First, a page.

* Kevin Fagan, perhaps better known as Juror 83 in the Dzhokhar Tsarnaev trial, is speaking to the media about his experience, and says he might’ve changed his death penalty vote if he had known the youngest victim’s parents opposed it. [WSJ Law Blog]

    32 Comments / / Aug 26, 2015 at 8:58 AM
  • Terrence Howard (Photo by Frazer Harrison/Getty)

    Morning Docket

    Morning Docket: 08.25.15

    * Baker & McKenzie was dethroned by DLA Piper as the the Biglaw king of gross revenue. The firm is blaming its poor performance — a 4.3 percent drop — on “currency fluctuations.” Better luck on snatching back glory next year. [Am Law Daily; Big Law Business / Bloomberg]

    * It’s hard out here for a pimp with an allegedly small peen: Terrence Howard’s divorce settlement was overturned by a judge after evidence was brought forward to suggest the actor was coerced into signing it. Apparently his ex was blackmailing him over the size of his manhood. [ABC News]

    * There’s a new sheriff judge in town, and he’s cleaning up the Ferguson, Missouri, courts. His first order of business was to wipe out all arrest warrants issued before December 31, 2014, in the wake of the Michael Brown police shooting last August. [Reuters]

    * Dean Philip Weiser of Colorado Law has announced that he’ll be stepping down from his position in July 2016. He’ll be remembered for keeping costs low and putting asses in seats during a time when it was difficult to do both concurrently. [Denver Business Journal]

    * “On one level I give them kudos for playing hide the ball.” Gibson Dunn is fighting a subpoena issued by defense attorneys for computer metadata related to its Bridgegate report that cleared New Jersey Gov. Chris Christie of all wrongdoing. [Bergen Record]

    36 Comments / / Aug 25, 2015 at 9:00 AM
  • Ashley Madison

    Morning Docket

    Morning Docket: 08.24.15

    * It looks like the other slutty shoe has officially dropped. Two law firms have filed a $578 million class-action lawsuit against adultery dating site Ashley Madison for breaching their clients’ privacy rights. Impact Team must be thrilled. [TIME]

    * Gov. Chris Christie says that if he’s elected president, he won’t nominate anyone with a Harvard Law or Yale Law degree to SCOTUS. Non-Ivy law schools better start priming and primping their most successful grads on the off chance Christie gets the nod. [CBS News]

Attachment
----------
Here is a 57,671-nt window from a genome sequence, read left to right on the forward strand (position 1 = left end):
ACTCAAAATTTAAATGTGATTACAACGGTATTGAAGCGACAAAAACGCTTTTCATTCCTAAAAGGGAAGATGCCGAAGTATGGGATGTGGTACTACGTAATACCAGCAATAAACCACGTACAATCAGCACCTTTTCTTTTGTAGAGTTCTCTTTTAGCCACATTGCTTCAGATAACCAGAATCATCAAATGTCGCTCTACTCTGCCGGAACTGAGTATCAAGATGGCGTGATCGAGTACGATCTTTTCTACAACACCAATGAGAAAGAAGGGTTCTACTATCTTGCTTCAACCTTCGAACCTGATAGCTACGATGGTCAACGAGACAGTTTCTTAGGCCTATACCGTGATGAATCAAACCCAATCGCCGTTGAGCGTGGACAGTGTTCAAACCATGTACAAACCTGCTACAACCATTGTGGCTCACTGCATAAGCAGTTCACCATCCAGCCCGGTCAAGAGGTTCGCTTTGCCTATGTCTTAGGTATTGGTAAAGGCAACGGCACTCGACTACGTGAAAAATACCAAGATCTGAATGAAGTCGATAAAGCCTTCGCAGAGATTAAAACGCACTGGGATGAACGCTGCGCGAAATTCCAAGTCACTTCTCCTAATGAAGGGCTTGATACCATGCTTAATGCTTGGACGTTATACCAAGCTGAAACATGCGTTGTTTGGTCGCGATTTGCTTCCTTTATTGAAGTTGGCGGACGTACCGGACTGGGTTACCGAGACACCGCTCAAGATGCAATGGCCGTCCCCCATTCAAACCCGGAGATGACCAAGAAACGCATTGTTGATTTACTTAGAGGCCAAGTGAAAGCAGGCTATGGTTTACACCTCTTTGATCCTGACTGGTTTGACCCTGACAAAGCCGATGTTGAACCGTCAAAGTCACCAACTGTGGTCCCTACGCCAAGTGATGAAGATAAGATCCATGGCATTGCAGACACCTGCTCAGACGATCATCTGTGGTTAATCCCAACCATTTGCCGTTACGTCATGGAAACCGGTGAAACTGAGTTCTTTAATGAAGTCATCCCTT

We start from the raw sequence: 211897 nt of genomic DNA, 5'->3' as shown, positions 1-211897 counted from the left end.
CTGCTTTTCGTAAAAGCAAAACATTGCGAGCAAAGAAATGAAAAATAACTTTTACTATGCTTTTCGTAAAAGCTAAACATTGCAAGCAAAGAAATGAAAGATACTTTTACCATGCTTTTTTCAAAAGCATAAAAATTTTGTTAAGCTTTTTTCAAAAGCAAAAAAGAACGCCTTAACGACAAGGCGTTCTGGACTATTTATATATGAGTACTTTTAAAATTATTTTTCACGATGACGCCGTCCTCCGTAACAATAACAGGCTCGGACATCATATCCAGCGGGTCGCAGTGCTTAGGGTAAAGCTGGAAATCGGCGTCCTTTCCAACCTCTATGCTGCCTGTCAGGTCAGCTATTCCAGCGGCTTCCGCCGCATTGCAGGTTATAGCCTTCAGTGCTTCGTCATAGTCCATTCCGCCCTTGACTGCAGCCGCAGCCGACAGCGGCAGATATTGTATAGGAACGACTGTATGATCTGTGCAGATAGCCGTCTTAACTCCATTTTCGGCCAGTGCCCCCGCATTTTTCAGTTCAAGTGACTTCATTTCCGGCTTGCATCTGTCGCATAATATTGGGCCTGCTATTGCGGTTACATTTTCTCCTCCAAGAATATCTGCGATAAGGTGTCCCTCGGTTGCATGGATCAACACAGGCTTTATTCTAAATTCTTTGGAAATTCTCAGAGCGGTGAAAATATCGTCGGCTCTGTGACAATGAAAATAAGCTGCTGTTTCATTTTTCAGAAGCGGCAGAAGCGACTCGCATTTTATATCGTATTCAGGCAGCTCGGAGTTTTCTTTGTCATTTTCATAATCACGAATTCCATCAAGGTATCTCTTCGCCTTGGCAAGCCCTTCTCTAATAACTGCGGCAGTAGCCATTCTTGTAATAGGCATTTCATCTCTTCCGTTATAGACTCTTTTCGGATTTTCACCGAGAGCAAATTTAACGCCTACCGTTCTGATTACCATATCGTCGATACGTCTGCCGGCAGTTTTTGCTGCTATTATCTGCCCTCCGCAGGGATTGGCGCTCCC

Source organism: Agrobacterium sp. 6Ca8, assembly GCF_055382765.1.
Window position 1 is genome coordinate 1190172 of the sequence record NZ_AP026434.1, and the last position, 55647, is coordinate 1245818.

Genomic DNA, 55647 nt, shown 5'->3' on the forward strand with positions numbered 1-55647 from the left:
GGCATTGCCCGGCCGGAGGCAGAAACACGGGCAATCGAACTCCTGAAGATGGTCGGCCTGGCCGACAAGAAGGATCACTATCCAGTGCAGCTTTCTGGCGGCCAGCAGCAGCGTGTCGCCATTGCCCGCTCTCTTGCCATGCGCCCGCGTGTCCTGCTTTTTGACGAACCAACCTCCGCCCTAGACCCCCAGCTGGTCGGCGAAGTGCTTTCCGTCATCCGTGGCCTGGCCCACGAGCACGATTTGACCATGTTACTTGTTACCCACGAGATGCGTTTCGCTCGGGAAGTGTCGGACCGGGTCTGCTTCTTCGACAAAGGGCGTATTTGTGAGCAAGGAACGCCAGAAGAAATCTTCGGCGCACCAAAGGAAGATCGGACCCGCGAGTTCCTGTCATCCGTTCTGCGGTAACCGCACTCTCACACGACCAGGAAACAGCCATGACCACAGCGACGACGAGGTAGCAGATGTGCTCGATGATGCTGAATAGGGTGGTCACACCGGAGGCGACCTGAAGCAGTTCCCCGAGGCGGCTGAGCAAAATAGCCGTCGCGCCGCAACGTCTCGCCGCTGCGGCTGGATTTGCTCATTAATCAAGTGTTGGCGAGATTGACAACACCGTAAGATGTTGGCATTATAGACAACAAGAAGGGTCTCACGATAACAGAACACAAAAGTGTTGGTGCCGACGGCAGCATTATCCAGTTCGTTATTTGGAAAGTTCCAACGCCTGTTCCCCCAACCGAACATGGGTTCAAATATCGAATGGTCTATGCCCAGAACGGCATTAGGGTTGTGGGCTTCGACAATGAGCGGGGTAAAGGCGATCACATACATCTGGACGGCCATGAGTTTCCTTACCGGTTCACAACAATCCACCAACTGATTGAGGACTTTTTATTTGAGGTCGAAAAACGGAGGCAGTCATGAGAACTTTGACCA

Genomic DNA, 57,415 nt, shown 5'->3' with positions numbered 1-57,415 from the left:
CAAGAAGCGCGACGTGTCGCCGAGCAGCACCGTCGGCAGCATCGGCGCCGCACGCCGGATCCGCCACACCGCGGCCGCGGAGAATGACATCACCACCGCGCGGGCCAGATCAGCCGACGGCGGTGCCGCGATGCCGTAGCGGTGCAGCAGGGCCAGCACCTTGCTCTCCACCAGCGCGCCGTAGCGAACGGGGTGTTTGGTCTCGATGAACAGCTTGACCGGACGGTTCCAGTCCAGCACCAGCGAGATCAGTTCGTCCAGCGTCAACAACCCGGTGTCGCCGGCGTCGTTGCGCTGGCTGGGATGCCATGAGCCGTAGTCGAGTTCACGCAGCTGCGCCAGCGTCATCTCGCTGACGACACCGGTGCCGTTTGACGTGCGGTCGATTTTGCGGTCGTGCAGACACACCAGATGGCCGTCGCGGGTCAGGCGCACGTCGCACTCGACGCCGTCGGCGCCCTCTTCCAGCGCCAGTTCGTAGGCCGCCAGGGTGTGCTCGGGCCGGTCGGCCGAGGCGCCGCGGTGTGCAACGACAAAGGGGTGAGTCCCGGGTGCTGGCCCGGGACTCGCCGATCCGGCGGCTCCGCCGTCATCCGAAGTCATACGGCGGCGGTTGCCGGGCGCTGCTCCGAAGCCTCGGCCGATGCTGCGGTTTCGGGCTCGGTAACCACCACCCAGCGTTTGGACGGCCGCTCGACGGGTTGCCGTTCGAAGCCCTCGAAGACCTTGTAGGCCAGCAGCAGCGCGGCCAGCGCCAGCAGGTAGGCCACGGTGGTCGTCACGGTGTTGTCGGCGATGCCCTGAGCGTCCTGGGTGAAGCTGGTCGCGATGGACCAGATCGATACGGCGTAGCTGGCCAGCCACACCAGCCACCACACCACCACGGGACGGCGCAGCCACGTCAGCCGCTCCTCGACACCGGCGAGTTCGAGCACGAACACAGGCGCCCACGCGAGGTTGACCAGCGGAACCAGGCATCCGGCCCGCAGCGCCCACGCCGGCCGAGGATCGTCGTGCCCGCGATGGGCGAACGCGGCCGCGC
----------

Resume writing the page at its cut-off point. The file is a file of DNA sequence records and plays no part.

* Case Western Law decided that two heads are better than one, because Jessica Berg and Michael Scharf were just permanently appointed to serve as co-deans. We can’t think of any other law school with a dynamic duo of deans like this. [Crain’s Cleveland Business]

    * In Biglaw, romantic wranglings can follow you beyond the grave: Thomas Hale Boggs Jr.’s estate is doing battle with a woman who claims she had a relationship with the former head of Patton Boggs — and now she wants some of his property. [National Law Journal]

    * He may be “used to playing on a different court,” but Michael Jordan really took it to the hole on this case. Defunct grocery store Dominick’s Finer Foods must now pay the sports star $8.9 million for using his name in a steak ad without his permission. [NBC News]

    80 Comments / / Aug 24, 2015 at 8:58 AM
  • Caitlyn Jenner (Photo by Kevin Winter/Getty)

    Morning Docket

    Morning Docket: 08.21.15

    * Due to the speed at which she was driving, Caitlyn Jenner could face a vehicular manslaughter charge related to the fatal chain-reaction car crash she was involved in earlier this year. The ESPY-winning celeb’s fate is in the district attorney’s hands now. [NBC News]

    * Surprise! David Sweat, one of the New York inmates who led authorities on a three-week manhunt after he escaped from prison in June, pleaded not guilty to felony escape charges at his arraignment. He’ll likely get a few years added onto his life sentence if he’s convicted. [Reuters]

    * Oh baby: Valeant is buying Sprout Pharmaceuticals, the maker of the “female Viagra,” for a cool $1 billion. Skadden Arps and Sullivan & Cromwell, the firms repping the companies, must be turned on by the deal. [DealBook / New York Times; Am Law Daily]

    * Prosecutors in the David Messerschmitt case are seeking a 25-year sentence for Jamyra Gallmon, the woman who stabbed the DLA Piper associate in a robbery-gone-wrong and left him for dead in a D.C. hotel room. Her attorney is asking for 18 years. [Legal Times]

    * The Florida Bar is recommending disbarment for a group of attorneys accused of arranging a DUI arrest for a rival attorney during a high-profile trial. You’ve got to admit this set-up was a particularly bold move, even for Flori-duh lawyers. [Tampa Bay Times]